U.S. has split up families throughout its history

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U.S. has split up families throughout its history

Children at the Weill public school in San Francisco recite the Pledge of Allegiance in April 1942. Some of them are evacuees of Japanese ancestry who will be housed in War Relocation Authority centers for the duration of World War II.

U.S. has split up families throughout its history

Children at the Weill public school in San Francisco recite the Pledge of Allegiance in April 1942. Some of them are evacuees of Japanese ancestry who will be housed in War Relocation Authority centers for the duration of World War II.

U.S. has split up families throughout its history

Visitors file past the sculpture of a slave girl, one out of 40 statues spread about the grounds, titled, “Children of Whitney,” by Woodrow Nash, inside the Antioch Baptist Church, at the Whitney Plantation in Edgard, La., in July 2017. The forced separation of Latino migrant children from their parents has generated strong condemnation of President Trump’s immigration policies but it’s not the first time the U.S. government or authorities have been involved in separating children from their families. Black slave children also were taken from families.

U.S. has split up families throughout its history

Millie Friday, a descendant of Little Plume, a Native American student who was taken from his family and forced to go to boarding school, is comforted by Barbara Andrews-Christy of Circle Legacy Center, as A’lice Hall looks during a gathering on the grounds of the Carlisle Barracks, in Carlisle, Pa., on Aug. 7, 2017. The forced separation of Latino migrant children from their parents has generated strong condemnation of President Trump’s immigration policies but it’s not the first time the U.S. government or authorities have been involved in separating children from their families.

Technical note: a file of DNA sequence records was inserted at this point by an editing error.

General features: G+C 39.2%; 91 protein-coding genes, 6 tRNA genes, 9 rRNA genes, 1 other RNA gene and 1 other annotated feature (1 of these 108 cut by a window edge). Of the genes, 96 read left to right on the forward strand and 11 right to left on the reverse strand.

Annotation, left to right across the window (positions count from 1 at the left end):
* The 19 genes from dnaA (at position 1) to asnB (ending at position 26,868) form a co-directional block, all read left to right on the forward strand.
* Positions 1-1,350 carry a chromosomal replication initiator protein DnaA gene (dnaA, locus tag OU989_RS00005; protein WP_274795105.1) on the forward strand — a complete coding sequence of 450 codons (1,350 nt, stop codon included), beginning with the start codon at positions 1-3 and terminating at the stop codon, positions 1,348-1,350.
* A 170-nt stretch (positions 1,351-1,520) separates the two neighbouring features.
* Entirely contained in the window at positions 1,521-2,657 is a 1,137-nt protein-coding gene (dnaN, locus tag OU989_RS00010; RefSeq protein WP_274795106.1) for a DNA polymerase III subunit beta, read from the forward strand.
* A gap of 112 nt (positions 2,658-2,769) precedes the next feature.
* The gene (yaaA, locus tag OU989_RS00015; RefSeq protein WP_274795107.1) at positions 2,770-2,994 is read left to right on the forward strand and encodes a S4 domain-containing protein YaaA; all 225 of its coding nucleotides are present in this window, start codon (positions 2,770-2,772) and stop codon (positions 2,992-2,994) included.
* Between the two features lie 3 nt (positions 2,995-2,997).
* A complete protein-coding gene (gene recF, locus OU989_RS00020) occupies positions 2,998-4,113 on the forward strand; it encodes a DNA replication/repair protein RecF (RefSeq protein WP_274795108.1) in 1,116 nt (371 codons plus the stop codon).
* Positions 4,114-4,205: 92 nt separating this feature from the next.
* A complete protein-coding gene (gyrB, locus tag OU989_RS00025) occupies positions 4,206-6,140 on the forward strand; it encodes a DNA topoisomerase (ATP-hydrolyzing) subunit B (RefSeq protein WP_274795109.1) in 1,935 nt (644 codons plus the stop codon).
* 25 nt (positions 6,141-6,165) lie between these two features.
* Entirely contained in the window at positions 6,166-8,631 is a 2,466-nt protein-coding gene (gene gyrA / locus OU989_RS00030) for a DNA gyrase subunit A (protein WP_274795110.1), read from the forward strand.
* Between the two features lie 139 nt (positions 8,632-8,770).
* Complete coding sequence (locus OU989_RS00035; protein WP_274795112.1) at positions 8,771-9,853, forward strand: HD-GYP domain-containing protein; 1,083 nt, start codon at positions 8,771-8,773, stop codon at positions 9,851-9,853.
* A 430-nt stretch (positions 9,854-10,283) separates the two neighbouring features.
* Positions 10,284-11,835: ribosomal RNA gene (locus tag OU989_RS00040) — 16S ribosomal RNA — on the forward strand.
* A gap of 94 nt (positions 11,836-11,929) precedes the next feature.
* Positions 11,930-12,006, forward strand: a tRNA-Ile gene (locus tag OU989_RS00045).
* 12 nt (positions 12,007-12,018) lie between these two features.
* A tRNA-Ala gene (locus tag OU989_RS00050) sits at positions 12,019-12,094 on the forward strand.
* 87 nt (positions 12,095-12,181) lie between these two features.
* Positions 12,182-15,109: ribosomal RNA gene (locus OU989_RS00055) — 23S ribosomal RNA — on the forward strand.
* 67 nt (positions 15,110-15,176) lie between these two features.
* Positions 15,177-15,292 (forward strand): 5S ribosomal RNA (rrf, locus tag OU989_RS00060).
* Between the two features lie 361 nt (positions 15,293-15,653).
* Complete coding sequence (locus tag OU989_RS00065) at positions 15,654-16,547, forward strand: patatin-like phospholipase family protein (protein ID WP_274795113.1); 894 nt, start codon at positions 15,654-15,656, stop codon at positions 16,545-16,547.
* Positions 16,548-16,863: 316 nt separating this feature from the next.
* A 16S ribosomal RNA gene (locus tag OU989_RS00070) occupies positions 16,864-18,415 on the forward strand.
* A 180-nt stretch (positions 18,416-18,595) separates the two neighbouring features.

U.S. has split up families throughout its history

Herbert Littlehawk, an American Indian student who was taken from his family, is buried at a cemetery at the Carlisle Indian School in Carlisle, Pa. Littlehawk.

U.S. has split up families throughout its history

Cpl. George Bushy, left, a member of the military guard that supervised the departure of 237 Japanese people for California, holds the youngest child of Shigeho Kitamoto, center, as she and her children are evacuated from Bainbridge Island, Wash., on March 30, 1942.
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